The newly formed Zion National Park Foundation is ready to embark on its first fundraising project. At the August 11, 2007 Zion Natural History Association board meeting, the Foundation Committee presented a proposal to raise funds for the rehabilitation of the historic Grotto Museum structure in Zion National Park. The project had been presented by Superintendent Jock Whitworth as a high park priority, and as a worthy undertaking for the Foundation. The board voted unanimously to support the proposal and plans are underway to begin raising money with a goal of completing the project in time for rededication of the structure during the Zion National Park Centennial celebration on July 31, 2009.
Funds raised will be used to repair and rehabilitate the stone building at the Grotto, midway up Zion Canyon, which was built in 1924 and was used as the park’s first museum. The handsome structure, which is currently in disrepair, will be used for Zion’s proposed Artist in Residence program for up to three months per year, and as volunteer and research housing for the remainder of the year.
The project, based on the Foundation’s commitment to raise matching funds, has been selected as one of 200 projects nationally that are eligible for National Park Service Centennial Initiative funding. The money raised by the Zion National Park Foundation will be matched by money from the Centennial Initiative if that initiative is passed by Congress.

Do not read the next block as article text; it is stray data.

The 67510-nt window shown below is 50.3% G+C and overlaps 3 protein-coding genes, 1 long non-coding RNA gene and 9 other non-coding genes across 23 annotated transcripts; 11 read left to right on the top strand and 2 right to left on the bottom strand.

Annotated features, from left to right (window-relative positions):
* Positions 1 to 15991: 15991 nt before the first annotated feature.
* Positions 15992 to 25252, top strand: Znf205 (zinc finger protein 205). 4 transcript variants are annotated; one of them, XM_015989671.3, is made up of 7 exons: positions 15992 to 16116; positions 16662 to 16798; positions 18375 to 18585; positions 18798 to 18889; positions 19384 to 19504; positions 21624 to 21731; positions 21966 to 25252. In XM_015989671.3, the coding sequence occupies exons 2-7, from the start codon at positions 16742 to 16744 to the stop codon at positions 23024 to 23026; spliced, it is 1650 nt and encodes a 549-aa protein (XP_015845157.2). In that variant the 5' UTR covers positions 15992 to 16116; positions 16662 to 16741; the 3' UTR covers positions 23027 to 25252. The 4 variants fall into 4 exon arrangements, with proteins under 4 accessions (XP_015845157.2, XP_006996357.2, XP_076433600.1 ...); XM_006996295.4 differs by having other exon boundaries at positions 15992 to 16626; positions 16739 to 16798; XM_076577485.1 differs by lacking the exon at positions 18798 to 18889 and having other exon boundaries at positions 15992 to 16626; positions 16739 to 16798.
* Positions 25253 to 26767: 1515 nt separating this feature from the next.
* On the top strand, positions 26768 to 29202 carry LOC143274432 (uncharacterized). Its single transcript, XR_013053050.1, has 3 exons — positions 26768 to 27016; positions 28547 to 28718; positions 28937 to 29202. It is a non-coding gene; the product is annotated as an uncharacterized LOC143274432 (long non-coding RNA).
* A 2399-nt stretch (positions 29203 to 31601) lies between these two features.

ZNHA’s Foundation Committee Chairman David Clove said the Foundation is very excited to begin this new era of fundraising and especially pleased to start out on such an important project. “We will begin to contact friends of Zion National Park across the country and around the world and invite them to contribute to the rehabilitation of this beautiful and historic building.” He said, “We believe the members of ZNHA will be among the most gracious donors to this project.”
Superintendent Whitworth said the Grotto Museum was listed on the National Register of Historic Places in 1987, and is the oldest structure still in use in the park. “It’s an excellent example of ‘NPS Rusti’ style architecture, which dominated park construction design throughout the 1920's and 1930's,” he said. “The intent of this style was to design buildings that would not intrude upon the natural scenic beauty and would blend with the specific terrain by using materials similar to the surrounding landscape.”
The Zion National Park Foundation will soon contact you by letter to let your know how you and others who love Zion National Park can contribute to this important project.